“You did a great job during the rough transitional years of this organization,” I said. “Your relaxed, calming personality helped settle other people down.”

The ten other people at the board room table nodded in affirmation. It was good, praising him, for what he had done,  especially considering the fact that he would be leaving our leadership team at the end of the year. Affirmations and goodbyes, like peanut butter and jelly, go well together.  He smiled. He looked pleased. I  was glad I said it. Every authentic compliment is a facelift. The art of giving and receiving compliments — it’s a fundamental and powerful social skill. The well-phrased compliment, like the water lily, graces the whole pond.

“I love you,” I told my wife this morning, “I love your brain.” I’ve told her this before. “You are such a good thinker,” I continued. “It is an honor to live with someone as  insightful as you. You  get it right so much of the time.” I said this because she had just gotten it right, in our discussion of one of our daughters, and I said it because it was true, and because I’ve learned to always compliment the people who feed me —  better food!

Compliments are good, fun, needed, but they can also be complicated.

Someone complimented a talk I gave recently. I think they meant to say, “I want you to like me.” I do like them, but they may not know it. Perhaps I need to tell them more.

Ingratiation is a term coined by social psychologist Edward E. Jones, and it refers to a social behavior in which one person attempts to become more likeable to someone else. Ingratiation is accomplished by complimenting the targeted person, by adopting their values and mannerisms or by promoting oneself to gain the favor of the targeted one. We have probably all complimented someone to their face, or we have complimented ourselves in someone’s presences, in order to win their approval. It’s normal, but that kind of praise is partly a lie, just dressed up in a suit and tie.

To avoid the dangers of phoniness, we might ask before we affirm, “Why do I want to compliment this person?  Is there a real accomplishment to acknowledge, or am I just trying to ingratiated myself to them?”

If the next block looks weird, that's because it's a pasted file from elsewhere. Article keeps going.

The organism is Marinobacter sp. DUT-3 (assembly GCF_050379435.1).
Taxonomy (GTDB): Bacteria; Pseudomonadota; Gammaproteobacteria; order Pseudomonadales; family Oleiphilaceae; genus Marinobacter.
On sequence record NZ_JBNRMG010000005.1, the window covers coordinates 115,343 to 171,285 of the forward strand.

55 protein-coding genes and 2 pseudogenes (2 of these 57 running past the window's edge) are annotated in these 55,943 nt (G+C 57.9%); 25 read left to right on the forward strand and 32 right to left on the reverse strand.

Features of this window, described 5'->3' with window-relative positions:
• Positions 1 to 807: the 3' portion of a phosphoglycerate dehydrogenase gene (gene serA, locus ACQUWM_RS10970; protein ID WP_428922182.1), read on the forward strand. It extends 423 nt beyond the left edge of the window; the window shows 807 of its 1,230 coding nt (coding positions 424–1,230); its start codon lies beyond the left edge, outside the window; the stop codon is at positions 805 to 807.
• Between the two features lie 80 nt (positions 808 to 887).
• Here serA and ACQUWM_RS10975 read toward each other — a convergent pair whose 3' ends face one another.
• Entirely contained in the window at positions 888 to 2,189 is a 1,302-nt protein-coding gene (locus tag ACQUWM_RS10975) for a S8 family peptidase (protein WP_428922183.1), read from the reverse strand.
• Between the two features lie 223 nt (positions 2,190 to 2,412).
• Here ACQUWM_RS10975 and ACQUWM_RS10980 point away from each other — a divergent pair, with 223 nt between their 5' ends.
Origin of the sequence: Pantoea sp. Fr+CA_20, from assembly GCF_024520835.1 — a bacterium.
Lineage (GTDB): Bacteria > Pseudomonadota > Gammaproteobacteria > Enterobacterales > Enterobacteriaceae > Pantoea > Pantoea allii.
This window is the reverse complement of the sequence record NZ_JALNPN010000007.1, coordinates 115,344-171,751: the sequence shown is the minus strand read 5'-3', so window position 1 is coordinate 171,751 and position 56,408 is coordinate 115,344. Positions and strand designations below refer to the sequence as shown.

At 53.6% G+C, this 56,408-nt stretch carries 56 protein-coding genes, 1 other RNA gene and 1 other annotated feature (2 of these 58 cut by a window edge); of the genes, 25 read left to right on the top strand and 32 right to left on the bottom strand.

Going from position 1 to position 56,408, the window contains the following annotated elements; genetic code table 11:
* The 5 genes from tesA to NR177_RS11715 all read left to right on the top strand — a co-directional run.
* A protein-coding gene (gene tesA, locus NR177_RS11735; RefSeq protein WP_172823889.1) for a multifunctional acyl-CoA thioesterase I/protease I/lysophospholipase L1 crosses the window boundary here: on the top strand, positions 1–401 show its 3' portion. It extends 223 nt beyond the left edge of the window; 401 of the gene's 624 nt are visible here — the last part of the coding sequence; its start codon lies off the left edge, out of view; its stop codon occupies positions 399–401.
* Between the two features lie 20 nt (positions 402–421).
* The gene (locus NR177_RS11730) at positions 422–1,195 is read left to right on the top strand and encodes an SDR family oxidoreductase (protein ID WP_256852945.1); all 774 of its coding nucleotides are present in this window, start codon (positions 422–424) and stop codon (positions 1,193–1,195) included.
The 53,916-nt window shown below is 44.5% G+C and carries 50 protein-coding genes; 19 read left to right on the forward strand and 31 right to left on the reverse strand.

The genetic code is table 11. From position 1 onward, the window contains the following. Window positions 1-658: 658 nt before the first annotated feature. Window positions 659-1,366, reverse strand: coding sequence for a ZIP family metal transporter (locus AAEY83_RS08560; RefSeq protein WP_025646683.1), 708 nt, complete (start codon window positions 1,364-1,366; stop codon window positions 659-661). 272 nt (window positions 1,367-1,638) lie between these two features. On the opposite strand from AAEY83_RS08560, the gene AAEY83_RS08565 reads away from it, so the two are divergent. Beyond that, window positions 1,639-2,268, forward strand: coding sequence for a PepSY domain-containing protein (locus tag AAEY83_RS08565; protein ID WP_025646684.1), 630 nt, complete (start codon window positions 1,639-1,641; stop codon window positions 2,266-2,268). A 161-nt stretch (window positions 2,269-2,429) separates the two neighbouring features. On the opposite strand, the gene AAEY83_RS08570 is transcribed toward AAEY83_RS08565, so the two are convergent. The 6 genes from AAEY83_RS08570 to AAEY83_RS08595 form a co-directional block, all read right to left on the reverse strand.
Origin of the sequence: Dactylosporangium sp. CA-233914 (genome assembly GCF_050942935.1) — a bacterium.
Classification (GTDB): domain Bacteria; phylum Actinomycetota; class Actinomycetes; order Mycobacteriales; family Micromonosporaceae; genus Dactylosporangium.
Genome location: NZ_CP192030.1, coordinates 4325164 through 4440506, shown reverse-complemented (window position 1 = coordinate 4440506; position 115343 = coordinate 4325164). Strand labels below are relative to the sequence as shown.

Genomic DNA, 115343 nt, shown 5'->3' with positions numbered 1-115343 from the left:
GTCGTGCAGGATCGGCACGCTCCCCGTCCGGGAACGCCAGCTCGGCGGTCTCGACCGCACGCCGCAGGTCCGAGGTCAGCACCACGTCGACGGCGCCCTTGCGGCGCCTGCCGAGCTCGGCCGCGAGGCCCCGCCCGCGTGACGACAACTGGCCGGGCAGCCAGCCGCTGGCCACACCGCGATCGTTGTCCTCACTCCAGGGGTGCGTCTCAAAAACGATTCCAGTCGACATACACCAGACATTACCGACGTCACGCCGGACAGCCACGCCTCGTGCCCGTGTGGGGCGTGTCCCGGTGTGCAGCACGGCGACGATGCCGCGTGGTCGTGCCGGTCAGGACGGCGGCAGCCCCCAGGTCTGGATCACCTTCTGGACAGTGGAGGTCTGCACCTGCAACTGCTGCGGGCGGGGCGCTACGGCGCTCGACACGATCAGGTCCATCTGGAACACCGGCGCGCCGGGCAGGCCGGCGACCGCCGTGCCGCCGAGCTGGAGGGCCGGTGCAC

Winning each others’ favor is good, but the means of doing that involve getting to know each other authentically, over the long haul, not candy coating our relationships with manipulative praises. Those  people who we grow to like gradually — those whose delicious personalities we come to savor like slow-cooked soup  —  they become our true friends.

All this to say,  it is wise to run our words through a meshed sieve of honesty before we release them. If we don’t, a weirdness may enter some of our relationships, and this may bite us, over time.

The smoothest, most ingratiating person I ever knew turned out to be the most dangerous to me. Resentments were cloaked in social niceties. But I  learned, we all do,  from the way it’s not supposed to go. And as we go through the process of learning how to put our affirmations in proper form, we will do well to avoid becoming cynical. The good resident in the authentic praise of others is not sullied by the occasional experiences of social cloaks that hide verbal daggers.

Most compliments are good! Deserved compliments are wonderful; authentic compliments are life-giving. Valid compliments are the entrée of the soul. An affirmed person —  who can hold them back! I know that for myself, I write, in part, because of the praise I have received for it.

Applaud, appreciate, praise, endorse and commend  — more! Please, I beg you, tell the people who have done well that they have done well.

I heard somebody tell a friend who was going through a mess, ” I believe in you. You’re the real deal!” The person who was complimented had made a serious mistake, but that affirmation helped carry them on through it. They made the wrong, right and moved on. They were the real deal. The compliment was solid and true.

It is needed that we compliment our friends and family and coworkers. It is likely that their mothers or fathers failed to tell them that they were good enough, and we must make up for that, so that these loved ones can relax a bit, and calm down, and not go socially wacky,  and so that they can stop over-achieving, and in just the right time become all that they can be and more.

Comments
  1. Ralph P. says:

    Thank you for your insight into the matter of how we compliment others. My own experience as giver and receiver of compliments confirms what you say.

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